Yashito’s homeboy is Jeff (Eagle), a cocaine dealer whose beard has relentless coverage and thickness. He’s fond of sleeveless tees, camouflage pants, and his single sabre tooth earring. It’s small enough to scream “accessory” but probably large enough to be used as a weapon in a pinch. His gang life and cocaine-dealing has left him hardened, but a soft spot for his sister Julie (Collier) remains. He shows this by berating her in public and punching out her boyfriend, John (Hirsch) upon meeting him. Good thing John didn’t retaliate, because he could have hurt his hand, which would have made it awfully hard to play bass in his synth rock band, Dragon Sound.

Joining John on bass and Julie on vocals are John’s roommates, fellow orphans, and taekwondo classmates. There's Mark (Kim), whose unorthodox guitar-holding form is as eye-catching as his spin kicks. Keyboardist Jim (Smith) puts on a happy face during gigs but harbors a sad past. Rounding out the line-up are drummer Jack (Diamand) and lead guitarist and mulleted, mustachioed vocalist Tom (Janotti). The crew has just started a gig as the house band for a hot local night club, and their shows are wild affairs, full of fist pumps and dancing teenagers. The band members either wear matching "DRAGON SOUND" shirts, or their taekwondo gis (the former is certainly the bigger faux pas of the two). Their success has the former house band jealous with rage, makes Jeff seething with anger, and turns biker ninja gang leaders frothing with murderous intent.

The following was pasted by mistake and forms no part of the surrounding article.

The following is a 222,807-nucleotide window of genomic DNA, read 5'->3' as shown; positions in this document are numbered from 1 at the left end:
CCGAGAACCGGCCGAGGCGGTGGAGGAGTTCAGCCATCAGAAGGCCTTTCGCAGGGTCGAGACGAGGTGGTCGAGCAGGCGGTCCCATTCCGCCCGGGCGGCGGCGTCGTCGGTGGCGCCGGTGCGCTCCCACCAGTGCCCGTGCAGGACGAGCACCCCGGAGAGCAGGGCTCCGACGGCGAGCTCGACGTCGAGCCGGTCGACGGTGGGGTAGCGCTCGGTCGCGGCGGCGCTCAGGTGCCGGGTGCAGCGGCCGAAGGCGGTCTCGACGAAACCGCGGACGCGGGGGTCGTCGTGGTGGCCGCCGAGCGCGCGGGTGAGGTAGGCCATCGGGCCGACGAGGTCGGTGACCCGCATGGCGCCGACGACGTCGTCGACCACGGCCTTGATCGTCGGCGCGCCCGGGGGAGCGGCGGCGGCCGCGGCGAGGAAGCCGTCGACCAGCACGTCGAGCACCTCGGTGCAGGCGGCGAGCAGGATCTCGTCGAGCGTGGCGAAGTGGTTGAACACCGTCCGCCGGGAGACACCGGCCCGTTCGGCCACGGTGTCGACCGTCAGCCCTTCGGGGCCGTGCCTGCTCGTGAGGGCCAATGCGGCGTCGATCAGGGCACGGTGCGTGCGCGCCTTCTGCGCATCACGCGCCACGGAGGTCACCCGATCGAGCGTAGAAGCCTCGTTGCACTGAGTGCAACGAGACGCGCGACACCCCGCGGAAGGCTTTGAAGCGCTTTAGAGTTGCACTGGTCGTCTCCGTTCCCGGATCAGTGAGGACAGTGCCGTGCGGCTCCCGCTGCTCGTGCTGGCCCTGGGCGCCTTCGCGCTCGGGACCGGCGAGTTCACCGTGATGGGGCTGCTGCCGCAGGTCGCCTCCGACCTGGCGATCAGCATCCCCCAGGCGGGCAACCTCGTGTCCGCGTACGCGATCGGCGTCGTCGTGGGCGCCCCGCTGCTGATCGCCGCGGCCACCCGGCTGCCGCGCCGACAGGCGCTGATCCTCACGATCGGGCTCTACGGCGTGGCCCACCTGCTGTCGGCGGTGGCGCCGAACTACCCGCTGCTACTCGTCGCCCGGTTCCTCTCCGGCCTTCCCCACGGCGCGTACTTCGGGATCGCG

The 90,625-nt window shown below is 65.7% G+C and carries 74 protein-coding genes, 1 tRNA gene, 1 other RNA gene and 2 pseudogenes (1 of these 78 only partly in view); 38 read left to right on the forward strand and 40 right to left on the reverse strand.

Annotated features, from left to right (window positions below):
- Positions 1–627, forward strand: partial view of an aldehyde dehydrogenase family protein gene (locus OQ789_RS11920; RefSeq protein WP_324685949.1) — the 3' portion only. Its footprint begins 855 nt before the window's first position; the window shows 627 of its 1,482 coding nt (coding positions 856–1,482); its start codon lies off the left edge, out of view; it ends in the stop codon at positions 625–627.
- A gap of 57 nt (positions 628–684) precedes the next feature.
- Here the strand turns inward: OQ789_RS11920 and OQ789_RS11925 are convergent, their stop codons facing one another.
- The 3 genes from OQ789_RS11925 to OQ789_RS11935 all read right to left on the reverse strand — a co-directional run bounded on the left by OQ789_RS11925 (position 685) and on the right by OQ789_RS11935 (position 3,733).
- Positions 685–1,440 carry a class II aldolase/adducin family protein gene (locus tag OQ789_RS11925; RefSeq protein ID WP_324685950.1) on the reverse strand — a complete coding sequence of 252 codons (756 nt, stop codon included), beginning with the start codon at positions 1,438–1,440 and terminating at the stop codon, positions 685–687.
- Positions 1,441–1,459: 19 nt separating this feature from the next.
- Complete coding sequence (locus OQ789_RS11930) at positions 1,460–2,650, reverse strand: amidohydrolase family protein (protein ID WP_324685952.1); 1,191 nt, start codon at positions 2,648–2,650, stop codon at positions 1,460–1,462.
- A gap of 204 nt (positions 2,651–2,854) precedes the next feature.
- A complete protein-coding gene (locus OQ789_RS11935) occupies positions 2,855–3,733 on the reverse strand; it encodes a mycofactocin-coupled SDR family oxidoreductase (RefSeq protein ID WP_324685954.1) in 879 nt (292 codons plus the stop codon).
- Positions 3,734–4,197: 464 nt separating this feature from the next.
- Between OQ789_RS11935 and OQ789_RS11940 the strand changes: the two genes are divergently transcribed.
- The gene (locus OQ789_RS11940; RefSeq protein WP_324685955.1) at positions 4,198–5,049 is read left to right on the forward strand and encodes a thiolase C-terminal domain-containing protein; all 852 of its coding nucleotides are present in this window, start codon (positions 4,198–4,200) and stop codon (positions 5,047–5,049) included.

The film is a blast. There are so many things that I could say about it, but none would adequately capture the experience. That, and for some reason people have grown rather sensitive about distractions during movie theater viewings, so I couldn't take notes. The performances are about what one should expect out of a group of non-actor martial artists, but it only adds to the film's charm. Along with Cory Yuen, Woo-san Park pretty much wrote the book on unusual interpretations of the young American male by Asian directors, so the head-scratching behavior of the characters borders on otherworldly. I'm not sure there was much of a script with which to work -- characters routinely disappear for long periods of time and one character with an open chest wound is dragged through bacteria-filled swamp water by a friend -- but it barely matters. Embrace the weirdness and you will be rewarded handsomely.